WHO Experts Ask for Limits in Human Gene Editing Experiments


A committee of experts working with the World Health Organization on Monday urged the world’s nations to set stronger limits on powerful human gene-editing methods.

They recommendations made after two years of negotiationaims to thwart pseudoscience experiments with the human genome and ensure that the proper use of gene-editing techniques is beneficial to the wider public, not just the wealthy, but especially people in developing countries.

D., a Harvard University gene therapy expert and not a committee member, but describing it as a “thoughtful group”. “I am very supportive,” Leonard Zon said. He said the recent gene-editing results were “impressive” and that the committee’s recommendations would be “crucial for future therapy.”

The guidelines proposed by the WHO committee were largely guided by the case of He Jiankui, a scientist in China. stunned the world in November 2018 When he announced that he had modified the DNA of human embryos using CRISPR, a technique that allows for precise editing of genes. Such changes meant that any change in genes would be copied in every cell of the embryo, including sperm and egg cells. This meant that the changes, even if they were harmful rather than beneficial, would occur not just in babies born after gene editing, but in every generation their DNA was passed on.

Dr. He’s goal was to alter the DNA of babies so that they do not genetically transmit HIV from their parents. A court in China has ruled that experiments that don’t understand what a gene-editing experiment is forgetting ethical papers and mislead subjects. he was convicted three years in prison in December 2019.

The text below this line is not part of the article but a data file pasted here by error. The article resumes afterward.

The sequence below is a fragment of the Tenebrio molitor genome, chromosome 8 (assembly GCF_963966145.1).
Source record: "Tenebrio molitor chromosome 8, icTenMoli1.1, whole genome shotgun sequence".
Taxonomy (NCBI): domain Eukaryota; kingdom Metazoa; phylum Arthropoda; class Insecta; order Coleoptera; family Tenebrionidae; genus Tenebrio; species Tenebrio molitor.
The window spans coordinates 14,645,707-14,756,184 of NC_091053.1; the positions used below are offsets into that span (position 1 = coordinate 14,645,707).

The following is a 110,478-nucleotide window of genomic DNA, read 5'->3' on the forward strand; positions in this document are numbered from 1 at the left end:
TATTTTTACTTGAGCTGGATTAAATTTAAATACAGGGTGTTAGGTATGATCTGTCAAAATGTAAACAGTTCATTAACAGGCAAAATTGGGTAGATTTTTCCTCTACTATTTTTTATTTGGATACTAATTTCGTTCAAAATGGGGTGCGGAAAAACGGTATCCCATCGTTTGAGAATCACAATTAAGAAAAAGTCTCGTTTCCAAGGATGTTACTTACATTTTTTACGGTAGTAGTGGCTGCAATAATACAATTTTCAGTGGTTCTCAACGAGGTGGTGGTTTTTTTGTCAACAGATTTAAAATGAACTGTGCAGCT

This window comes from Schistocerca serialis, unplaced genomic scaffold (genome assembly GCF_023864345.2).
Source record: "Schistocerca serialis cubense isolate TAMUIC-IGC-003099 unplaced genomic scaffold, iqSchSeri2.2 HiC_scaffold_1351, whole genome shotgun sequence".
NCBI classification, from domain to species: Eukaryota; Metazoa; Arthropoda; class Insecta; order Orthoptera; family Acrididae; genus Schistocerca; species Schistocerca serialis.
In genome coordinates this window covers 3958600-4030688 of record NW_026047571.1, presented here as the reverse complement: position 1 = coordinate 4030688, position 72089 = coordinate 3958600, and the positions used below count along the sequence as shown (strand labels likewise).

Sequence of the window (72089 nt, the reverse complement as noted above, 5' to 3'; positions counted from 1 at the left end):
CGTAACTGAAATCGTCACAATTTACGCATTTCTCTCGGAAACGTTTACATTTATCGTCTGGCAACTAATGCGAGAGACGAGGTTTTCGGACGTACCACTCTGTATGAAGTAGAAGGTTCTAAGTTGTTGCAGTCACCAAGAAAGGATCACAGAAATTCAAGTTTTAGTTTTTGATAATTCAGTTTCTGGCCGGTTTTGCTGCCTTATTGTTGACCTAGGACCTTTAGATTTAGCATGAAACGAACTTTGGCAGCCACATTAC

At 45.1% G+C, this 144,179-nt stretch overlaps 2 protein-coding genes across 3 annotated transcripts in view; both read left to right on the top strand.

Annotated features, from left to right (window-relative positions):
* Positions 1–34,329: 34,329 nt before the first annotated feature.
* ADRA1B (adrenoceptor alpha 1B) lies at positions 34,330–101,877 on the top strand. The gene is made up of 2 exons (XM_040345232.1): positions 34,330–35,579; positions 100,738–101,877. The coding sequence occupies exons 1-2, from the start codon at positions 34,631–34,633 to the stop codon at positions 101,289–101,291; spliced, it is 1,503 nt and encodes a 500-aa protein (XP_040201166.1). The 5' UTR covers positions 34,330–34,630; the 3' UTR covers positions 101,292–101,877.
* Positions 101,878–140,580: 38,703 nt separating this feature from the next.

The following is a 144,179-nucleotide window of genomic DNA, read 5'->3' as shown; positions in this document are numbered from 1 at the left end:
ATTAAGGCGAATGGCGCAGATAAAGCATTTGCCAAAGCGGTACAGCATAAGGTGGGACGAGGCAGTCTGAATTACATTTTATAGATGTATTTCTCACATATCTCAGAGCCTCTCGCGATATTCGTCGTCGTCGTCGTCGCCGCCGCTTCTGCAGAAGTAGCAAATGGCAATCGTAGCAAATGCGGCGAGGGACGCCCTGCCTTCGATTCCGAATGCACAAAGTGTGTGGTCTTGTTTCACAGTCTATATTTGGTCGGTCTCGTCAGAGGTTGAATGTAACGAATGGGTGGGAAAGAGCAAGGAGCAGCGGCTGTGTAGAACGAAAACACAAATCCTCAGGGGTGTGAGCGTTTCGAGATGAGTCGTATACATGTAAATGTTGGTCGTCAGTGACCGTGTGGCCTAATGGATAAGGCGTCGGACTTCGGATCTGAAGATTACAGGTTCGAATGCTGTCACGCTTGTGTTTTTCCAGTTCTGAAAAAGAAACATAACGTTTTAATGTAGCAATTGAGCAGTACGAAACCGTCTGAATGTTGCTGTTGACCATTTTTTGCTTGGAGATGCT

The realization of such an experiment, known as germline editing, raised the question of how to control gene editing and make sure it was used to benefit humans.

WHO standards, Dr. He says it’s unacceptable for He to use germline editing and it’s irresponsible to even consider using it now. But other types of gene editing are a different story.

Scientists are already trying to edit the gene to correct the mutation that causes sickle cell disease. The edited gene will be in the blood-forming bone marrow cells of people with the disease, not sperm or egg cells, so the changes will not be passed on through generations. But even this use of CRISPR raises other questions.

The WHO committee described an invented scenario where researchers from a wealthy country wanted to conduct a clinical trial of sickle cell gene editing in sub-Saharan Africa, where the disease is common. If the trial is successful, gene-editing therapy will be very expensive for all but a very small number of citizens of the country where it will be tested.

Another hypothetical case involves a gene-editing trial to correct a gene mutation that causes Huntington’s disease, a progressive brain disorder. People who inherit the mutated gene will develop Huntington’s disease with absolute certainty. If the gene-editing experiment is successful, it could save them from this terrible disease. And since the regulation does not include sperm and eggs, the changes will not be inherited.

But it will take years, even decades, to know whether genetically engineered study participants are protected from Huntington’s disease. Participants would not be able to shake off the dreaded fear that they might develop the deadly brain disease despite gene editing.

In such a scenario, the WHO group asked if there were faster ways to evaluate the effectiveness of treatment. He also suggested that researchers consider the psychological burden on participants who were left in hopes of recovery but not knowing for sure.

Still, gene editing is here and holds great promise, the committee said. WHO has launched a registry of ongoing studies and says it includes 156 experiments involving genes not currently found in sperm or eggs.

The WHO committee stressed that every country should have guidelines in place to ensure that research is conducted ethically and with appropriate oversight, and in conditions that ensure access and social justice. While the costs of treatment were expected to be very high, at least at first, the group said, the goal should be to ensure that the benefits of gene editing accrue equally to people around the world.

“It’s not an easy challenge,” said Françoise Baylis, a committee member and researcher in medical ethics at Dalhousie University in Halifax, Nova Scotia.


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